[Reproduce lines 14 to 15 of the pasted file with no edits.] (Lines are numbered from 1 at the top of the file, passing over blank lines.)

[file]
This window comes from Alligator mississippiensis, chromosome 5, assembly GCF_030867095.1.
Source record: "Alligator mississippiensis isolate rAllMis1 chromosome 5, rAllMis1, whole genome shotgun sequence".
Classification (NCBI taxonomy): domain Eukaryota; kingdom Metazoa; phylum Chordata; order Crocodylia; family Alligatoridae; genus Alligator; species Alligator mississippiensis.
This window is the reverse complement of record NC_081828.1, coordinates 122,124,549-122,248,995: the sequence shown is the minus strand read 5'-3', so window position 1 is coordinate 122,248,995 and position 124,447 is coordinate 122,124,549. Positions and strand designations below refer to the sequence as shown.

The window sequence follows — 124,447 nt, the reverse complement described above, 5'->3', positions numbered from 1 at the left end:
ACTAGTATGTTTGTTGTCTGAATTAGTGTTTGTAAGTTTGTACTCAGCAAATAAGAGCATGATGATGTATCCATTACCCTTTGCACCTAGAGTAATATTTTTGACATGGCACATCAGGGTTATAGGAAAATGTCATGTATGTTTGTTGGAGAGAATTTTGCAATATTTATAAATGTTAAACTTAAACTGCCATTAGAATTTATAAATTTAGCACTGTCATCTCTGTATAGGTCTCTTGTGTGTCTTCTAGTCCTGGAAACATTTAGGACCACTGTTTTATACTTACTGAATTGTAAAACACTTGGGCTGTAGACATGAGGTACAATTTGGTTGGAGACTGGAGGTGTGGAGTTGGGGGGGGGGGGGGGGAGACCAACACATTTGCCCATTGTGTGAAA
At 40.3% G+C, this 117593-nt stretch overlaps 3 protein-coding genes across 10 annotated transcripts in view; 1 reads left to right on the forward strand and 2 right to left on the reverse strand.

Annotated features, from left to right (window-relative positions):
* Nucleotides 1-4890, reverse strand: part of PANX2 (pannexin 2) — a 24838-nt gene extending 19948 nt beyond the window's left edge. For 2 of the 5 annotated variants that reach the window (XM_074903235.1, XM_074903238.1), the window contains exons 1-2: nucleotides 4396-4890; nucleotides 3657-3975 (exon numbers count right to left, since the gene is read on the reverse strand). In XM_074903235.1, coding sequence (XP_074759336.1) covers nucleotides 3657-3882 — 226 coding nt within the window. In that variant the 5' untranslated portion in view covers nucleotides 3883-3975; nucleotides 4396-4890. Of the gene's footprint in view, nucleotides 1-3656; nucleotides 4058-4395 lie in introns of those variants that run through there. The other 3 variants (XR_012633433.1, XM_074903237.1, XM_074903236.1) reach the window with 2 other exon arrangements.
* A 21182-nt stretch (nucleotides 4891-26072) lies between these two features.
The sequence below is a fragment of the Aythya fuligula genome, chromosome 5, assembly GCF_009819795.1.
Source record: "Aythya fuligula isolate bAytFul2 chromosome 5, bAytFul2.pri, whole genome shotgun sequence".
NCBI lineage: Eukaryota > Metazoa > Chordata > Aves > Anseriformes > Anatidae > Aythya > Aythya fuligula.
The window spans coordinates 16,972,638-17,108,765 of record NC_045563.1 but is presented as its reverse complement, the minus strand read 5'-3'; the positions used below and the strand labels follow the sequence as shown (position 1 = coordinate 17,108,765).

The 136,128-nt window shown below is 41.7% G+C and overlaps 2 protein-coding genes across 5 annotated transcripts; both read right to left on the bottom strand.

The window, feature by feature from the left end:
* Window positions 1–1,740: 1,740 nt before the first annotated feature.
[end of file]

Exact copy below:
The window spans coordinates 16,972,638-17,108,765 of record NC_045563.1 but is presented as its reverse complement, the minus strand read 5'-3'; the positions used below and the strand labels follow the sequence as shown (position 1 = coordinate 17,108,765).

The 136,128-nt window shown below is 41.7% G+C and overlaps 2 protein-coding genes across 5 annotated transcripts; both read right to left on the bottom strand.